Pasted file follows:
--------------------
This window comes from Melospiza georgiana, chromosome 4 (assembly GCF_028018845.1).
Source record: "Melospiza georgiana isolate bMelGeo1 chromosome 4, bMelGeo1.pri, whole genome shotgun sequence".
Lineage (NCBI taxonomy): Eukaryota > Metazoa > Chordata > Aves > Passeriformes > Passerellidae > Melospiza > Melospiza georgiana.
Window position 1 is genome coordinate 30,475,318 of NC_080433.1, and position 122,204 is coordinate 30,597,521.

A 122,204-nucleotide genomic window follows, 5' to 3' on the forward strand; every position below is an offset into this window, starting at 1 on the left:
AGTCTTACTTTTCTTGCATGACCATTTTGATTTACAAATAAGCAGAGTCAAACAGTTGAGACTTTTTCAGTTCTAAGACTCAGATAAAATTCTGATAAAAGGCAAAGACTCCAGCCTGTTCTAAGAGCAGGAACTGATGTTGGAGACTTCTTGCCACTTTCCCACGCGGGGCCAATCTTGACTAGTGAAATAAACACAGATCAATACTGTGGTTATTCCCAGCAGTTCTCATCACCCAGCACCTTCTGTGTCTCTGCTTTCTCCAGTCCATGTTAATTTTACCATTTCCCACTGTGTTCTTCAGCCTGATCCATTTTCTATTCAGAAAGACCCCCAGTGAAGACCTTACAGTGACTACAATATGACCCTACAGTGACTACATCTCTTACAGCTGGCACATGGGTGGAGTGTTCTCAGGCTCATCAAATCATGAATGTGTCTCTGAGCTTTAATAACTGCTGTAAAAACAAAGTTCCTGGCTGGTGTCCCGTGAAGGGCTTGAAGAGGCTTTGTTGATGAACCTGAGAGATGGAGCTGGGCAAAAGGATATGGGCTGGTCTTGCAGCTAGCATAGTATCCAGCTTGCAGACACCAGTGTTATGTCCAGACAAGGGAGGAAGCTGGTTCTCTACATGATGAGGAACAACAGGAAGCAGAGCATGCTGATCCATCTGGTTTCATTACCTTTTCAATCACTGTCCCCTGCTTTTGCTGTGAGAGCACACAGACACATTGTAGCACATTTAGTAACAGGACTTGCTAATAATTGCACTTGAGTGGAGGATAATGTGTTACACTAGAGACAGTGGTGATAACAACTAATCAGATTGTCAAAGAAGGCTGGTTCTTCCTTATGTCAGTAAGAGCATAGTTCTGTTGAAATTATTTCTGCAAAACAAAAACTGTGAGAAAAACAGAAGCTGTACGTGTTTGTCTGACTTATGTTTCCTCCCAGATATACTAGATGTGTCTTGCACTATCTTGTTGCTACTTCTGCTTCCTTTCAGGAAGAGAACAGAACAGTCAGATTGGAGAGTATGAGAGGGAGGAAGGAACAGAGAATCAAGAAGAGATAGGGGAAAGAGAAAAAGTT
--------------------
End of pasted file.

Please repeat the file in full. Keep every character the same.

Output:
This window comes from Melospiza georgiana, chromosome 4 (assembly GCF_028018845.1).
Source record: "Melospiza georgiana isolate bMelGeo1 chromosome 4, bMelGeo1.pri, whole genome shotgun sequence".
Lineage (NCBI taxonomy): Eukaryota > Metazoa > Chordata > Aves > Passeriformes > Passerellidae > Melospiza > Melospiza georgiana.
Window position 1 is genome coordinate 30,475,318 of NC_080433.1, and position 122,204 is coordinate 30,597,521.

A 122,204-nucleotide genomic window follows, 5' to 3' on the forward strand; every position below is an offset into this window, starting at 1 on the left:
AGTCTTACTTTTCTTGCATGACCATTTTGATTTACAAATAAGCAGAGTCAAACAGTTGAGACTTTTTCAGTTCTAAGACTCAGATAAAATTCTGATAAAAGGCAAAGACTCCAGCCTGTTCTAAGAGCAGGAACTGATGTTGGAGACTTCTTGCCACTTTCCCACGCGGGGCCAATCTTGACTAGTGAAATAAACACAGATCAATACTGTGGTTATTCCCAGCAGTTCTCATCACCCAGCACCTTCTGTGTCTCTGCTTTCTCCAGTCCATGTTAATTTTACCATTTCCCACTGTGTTCTTCAGCCTGATCCATTTTCTATTCAGAAAGACCCCCAGTGAAGACCTTACAGTGACTACAATATGACCCTACAGTGACTACATCTCTTACAGCTGGCACATGGGTGGAGTGTTCTCAGGCTCATCAAATCATGAATGTGTCTCTGAGCTTTAATAACTGCTGTAAAAACAAAGTTCCTGGCTGGTGTCCCGTGAAGGGCTTGAAGAGGCTTTGTTGATGAACCTGAGAGATGGAGCTGGGCAAAAGGATATGGGCTGGTCTTGCAGCTAGCATAGTATCCAGCTTGCAGACACCAGTGTTATGTCCAGACAAGGGAGGAAGCTGGTTCTCTACATGATGAGGAACAACAGGAAGCAGAGCATGCTGATCCATCTGGTTTCATTACCTTTTCAATCACTGTCCCCTGCTTTTGCTGTGAGAGCACACAGACACATTGTAGCACATTTAGTAACAGGACTTGCTAATAATTGCACTTGAGTGGAGGATAATGTGTTACACTAGAGACAGTGGTGATAACAACTAATCAGATTGTCAAAGAAGGCTGGTTCTTCCTTATGTCAGTAAGAGCATAGTTCTGTTGAAATTATTTCTGCAAAACAAAAACTGTGAGAAAAACAGAAGCTGTACGTGTTTGTCTGACTTATGTTTCCTCCCAGATATACTAGATGTGTCTTGCACTATCTTGTTGCTACTTCTGCTTCCTTTCAGGAAGAGAACAGAACAGTCAGATTGGAGAGTATGAGAGGGAGGAAGGAACAGAGAATCAAGAAGAGATAGGGGAAAGAGAAAAAGTT